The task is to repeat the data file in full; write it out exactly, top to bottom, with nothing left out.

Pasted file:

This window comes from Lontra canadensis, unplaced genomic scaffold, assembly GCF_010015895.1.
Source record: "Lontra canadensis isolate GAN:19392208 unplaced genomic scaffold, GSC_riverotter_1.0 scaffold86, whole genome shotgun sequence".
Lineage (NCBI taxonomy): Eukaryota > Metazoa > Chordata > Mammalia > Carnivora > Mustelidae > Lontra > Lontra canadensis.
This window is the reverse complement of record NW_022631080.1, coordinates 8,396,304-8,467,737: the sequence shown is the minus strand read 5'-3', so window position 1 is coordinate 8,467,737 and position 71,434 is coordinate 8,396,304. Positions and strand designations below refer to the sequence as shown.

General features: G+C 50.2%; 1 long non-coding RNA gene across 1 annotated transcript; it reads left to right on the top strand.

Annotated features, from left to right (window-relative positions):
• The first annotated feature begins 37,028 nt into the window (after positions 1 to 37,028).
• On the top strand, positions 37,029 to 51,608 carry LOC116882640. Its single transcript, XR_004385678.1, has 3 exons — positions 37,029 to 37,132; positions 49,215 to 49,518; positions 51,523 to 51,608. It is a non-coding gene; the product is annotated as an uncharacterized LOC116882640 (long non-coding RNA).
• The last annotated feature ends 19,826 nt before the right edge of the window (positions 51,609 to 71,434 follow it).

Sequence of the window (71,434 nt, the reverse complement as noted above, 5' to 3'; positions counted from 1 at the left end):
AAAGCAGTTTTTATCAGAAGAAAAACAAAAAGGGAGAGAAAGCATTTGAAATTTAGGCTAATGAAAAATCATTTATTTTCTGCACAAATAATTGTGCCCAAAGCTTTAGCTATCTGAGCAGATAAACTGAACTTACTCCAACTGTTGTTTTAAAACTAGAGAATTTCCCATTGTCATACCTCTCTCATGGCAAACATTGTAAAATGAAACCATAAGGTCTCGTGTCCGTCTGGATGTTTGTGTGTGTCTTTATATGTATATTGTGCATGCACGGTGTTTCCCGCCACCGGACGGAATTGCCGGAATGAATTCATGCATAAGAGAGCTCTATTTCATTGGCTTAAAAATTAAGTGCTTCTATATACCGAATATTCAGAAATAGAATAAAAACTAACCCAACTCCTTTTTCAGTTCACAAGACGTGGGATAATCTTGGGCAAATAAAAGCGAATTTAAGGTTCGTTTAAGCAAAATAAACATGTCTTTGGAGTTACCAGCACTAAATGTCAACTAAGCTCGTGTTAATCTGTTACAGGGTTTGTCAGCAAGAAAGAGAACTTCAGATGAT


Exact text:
This window comes from Lontra canadensis, unplaced genomic scaffold, assembly GCF_010015895.1.
Source record: "Lontra canadensis isolate GAN:19392208 unplaced genomic scaffold, GSC_riverotter_1.0 scaffold86, whole genome shotgun sequence".
Lineage (NCBI taxonomy): Eukaryota > Metazoa > Chordata > Mammalia > Carnivora > Mustelidae > Lontra > Lontra canadensis.
This window is the reverse complement of record NW_022631080.1, coordinates 8,396,304-8,467,737: the sequence shown is the minus strand read 5'-3', so window position 1 is coordinate 8,467,737 and position 71,434 is coordinate 8,396,304. Positions and strand designations below refer to the sequence as shown.

General features: G+C 50.2%; 1 long non-coding RNA gene across 1 annotated transcript; it reads left to right on the top strand.

Annotated features, from left to right (window-relative positions):
• The first annotated feature begins 37,028 nt into the window (after positions 1 to 37,028).
• On the top strand, positions 37,029 to 51,608 carry LOC116882640. Its single transcript, XR_004385678.1, has 3 exons — positions 37,029 to 37,132; positions 49,215 to 49,518; positions 51,523 to 51,608. It is a non-coding gene; the product is annotated as an uncharacterized LOC116882640 (long non-coding RNA).
• The last annotated feature ends 19,826 nt before the right edge of the window (positions 51,609 to 71,434 follow it).

Sequence of the window (71,434 nt, the reverse complement as noted above, 5' to 3'; positions counted from 1 at the left end):
AAAGCAGTTTTTATCAGAAGAAAAACAAAAAGGGAGAGAAAGCATTTGAAATTTAGGCTAATGAAAAATCATTTATTTTCTGCACAAATAATTGTGCCCAAAGCTTTAGCTATCTGAGCAGATAAACTGAACTTACTCCAACTGTTGTTTTAAAACTAGAGAATTTCCCATTGTCATACCTCTCTCATGGCAAACATTGTAAAATGAAACCATAAGGTCTCGTGTCCGTCTGGATGTTTGTGTGTGTCTTTATATGTATATTGTGCATGCACGGTGTTTCCCGCCACCGGACGGAATTGCCGGAATGAATTCATGCATAAGAGAGCTCTATTTCATTGGCTTAAAAATTAAGTGCTTCTATATACCGAATATTCAGAAATAGAATAAAAACTAACCCAACTCCTTTTTCAGTTCACAAGACGTGGGATAATCTTGGGCAAATAAAAGCGAATTTAAGGTTCGTTTAAGCAAAATAAACATGTCTTTGGAGTTACCAGCACTAAATGTCAACTAAGCTCGTGTTAATCTGTTACAGGGTTTGTCAGCAAGAAAGAGAACTTCAGATGAT